The Younger Techapillan was too sick – or too at risk of becoming sick – to attend school for more than a handful of days, so the school set up MSN and a webcam at their end. Technical and bandwidth issues caused a few problems, and it was a bit difficult for the Younger Techapillan to really feel part of the class under these circumstances, but it was better than nothing.

Anyone who has had a child with cancer will know that medical emergencies – fevers, uncontrolled bleeding, mouth and throat ulcers – can crop up expectedly. One moment, all will be well. Ten minutes later, you know a visit to Casaulty is inevitable, and any plans for the next few days must be put on hold.  A complication in the Techapillan household is the little matter of hearing problems. Here is where the National Relay Service was a lifeline, enabling Techapilla to contact the hospital directly to seek advice or to warn them that the Techapillan family would shortly be turning up in Casaulty.

There are lots of online support groups out there, for both parents and young patients. Techapilla was a bit worried at first about the kind of environment online groups would provide for young patients, but the most reputable require doctor/hospital referrals for membership.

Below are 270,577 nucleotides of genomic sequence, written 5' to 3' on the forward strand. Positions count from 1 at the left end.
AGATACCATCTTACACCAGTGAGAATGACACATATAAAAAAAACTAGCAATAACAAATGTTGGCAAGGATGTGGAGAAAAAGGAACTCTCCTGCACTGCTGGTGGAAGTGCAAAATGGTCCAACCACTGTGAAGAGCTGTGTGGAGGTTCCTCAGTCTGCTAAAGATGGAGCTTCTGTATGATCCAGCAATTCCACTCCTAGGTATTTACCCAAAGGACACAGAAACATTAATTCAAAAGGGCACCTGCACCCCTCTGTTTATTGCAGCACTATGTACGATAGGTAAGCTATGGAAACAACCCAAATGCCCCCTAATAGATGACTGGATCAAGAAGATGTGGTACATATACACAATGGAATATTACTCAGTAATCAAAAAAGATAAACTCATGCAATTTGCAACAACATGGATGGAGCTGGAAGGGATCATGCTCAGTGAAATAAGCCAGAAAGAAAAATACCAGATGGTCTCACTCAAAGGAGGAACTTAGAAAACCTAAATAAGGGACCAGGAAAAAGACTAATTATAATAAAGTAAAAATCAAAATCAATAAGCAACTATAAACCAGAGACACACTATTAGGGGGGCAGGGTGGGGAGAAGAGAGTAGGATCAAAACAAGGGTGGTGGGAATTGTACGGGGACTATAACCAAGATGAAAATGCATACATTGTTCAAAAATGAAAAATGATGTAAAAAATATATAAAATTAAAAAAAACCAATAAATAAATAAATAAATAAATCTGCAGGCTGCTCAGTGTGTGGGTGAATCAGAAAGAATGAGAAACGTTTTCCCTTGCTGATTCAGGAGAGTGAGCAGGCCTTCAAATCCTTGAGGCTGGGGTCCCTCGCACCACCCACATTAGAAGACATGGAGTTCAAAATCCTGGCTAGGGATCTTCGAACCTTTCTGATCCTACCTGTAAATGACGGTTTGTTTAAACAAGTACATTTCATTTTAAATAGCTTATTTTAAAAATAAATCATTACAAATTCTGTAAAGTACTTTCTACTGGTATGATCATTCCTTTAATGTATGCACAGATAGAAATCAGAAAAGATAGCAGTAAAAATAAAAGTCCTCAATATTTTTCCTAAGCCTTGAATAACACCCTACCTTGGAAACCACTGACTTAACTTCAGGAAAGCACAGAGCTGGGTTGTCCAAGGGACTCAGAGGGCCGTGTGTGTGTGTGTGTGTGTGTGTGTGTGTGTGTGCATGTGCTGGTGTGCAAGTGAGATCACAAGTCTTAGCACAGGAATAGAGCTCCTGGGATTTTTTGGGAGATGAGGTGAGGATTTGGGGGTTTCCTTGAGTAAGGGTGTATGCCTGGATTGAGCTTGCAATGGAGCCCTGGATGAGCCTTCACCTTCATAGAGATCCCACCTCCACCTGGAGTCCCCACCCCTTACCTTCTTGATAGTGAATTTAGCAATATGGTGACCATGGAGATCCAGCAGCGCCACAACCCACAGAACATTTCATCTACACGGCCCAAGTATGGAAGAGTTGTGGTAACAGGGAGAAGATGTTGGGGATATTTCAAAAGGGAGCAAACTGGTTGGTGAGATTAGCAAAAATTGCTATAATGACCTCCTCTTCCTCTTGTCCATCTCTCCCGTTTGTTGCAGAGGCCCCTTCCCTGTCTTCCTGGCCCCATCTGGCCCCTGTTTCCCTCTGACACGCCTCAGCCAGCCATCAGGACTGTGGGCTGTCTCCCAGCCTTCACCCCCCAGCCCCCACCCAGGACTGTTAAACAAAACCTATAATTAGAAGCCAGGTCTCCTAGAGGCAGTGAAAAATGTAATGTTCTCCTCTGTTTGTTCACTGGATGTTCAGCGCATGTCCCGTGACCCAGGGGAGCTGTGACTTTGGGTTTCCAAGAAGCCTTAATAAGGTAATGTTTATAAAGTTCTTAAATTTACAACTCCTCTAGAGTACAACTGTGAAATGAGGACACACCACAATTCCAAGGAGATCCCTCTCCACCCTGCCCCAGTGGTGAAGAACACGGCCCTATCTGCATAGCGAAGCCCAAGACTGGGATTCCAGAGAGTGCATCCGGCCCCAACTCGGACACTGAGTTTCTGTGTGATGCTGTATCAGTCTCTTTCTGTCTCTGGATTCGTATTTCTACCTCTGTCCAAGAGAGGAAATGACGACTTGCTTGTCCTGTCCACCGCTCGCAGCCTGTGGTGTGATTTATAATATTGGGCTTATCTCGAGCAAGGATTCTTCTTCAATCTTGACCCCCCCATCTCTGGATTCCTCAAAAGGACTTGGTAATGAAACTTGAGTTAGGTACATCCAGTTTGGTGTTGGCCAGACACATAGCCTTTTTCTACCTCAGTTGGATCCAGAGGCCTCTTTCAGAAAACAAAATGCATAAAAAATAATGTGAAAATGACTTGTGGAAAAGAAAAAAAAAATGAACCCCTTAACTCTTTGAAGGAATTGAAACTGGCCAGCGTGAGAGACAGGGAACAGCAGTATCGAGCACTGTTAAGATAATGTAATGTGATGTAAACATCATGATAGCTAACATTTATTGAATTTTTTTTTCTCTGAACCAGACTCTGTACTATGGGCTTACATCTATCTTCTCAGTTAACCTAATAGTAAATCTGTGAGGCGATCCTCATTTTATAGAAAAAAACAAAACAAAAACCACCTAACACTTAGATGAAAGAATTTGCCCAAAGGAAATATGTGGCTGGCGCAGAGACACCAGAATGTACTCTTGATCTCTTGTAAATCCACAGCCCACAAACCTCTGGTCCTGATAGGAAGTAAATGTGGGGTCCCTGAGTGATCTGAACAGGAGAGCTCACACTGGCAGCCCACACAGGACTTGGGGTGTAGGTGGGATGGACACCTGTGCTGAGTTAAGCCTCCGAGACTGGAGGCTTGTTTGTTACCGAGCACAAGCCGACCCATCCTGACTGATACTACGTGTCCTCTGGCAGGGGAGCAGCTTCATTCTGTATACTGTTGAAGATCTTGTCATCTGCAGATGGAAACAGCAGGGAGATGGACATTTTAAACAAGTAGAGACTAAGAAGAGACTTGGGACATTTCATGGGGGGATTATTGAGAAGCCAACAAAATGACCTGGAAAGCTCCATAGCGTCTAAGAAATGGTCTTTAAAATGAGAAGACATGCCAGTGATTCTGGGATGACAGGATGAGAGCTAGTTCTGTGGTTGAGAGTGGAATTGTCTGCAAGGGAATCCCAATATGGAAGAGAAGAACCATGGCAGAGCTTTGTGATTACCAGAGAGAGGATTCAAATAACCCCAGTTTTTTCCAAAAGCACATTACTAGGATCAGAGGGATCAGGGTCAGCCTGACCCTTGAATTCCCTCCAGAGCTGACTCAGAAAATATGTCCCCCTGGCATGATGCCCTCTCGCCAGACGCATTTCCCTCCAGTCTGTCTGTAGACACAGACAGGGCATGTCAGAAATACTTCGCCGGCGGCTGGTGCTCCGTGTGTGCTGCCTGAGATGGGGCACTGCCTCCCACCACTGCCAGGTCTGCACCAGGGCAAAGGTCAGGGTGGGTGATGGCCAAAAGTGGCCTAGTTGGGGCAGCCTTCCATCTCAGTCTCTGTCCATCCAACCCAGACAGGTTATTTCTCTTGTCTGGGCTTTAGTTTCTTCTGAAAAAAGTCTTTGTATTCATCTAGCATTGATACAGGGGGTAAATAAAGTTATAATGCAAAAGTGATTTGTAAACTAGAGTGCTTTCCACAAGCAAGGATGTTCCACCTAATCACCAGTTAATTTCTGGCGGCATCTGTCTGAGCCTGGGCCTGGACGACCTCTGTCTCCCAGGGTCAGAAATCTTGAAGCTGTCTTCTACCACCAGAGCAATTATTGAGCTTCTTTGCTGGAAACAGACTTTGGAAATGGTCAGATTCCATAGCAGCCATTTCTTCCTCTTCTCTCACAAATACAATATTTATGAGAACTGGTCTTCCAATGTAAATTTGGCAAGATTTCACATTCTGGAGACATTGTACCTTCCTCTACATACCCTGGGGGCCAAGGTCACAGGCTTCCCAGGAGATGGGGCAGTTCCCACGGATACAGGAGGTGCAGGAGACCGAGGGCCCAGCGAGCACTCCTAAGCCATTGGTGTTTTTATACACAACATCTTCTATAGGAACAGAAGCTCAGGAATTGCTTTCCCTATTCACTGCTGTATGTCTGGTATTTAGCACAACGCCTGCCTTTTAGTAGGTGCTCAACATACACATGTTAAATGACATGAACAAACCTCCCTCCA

Support groups for parents, like most other forums or newsgroups, can produce spats from time to time, especially among the larger groups. However, the smaller, disease-specific groups can be a fantastic source of support, with active membership including doctors specialising in the field.

The Web is a wonderful source of information, but you do need to be careful to determine what’s trustworthy and what’s not. Of course, if you’re reading Techapilla, you’ll know that already. There are a lot of sites out there, medical sites especially, which are covers for quackery and charlatans. Here’s a bit of an eye-opener – set up a Google Alert for a rare disease. You’ll be surprised at the number of spam sites which appear on alerts. Some of them quite sickening in the tactics they use to encourage the reader to click on their links.

And the good news? The Younger Techapillan is in remission.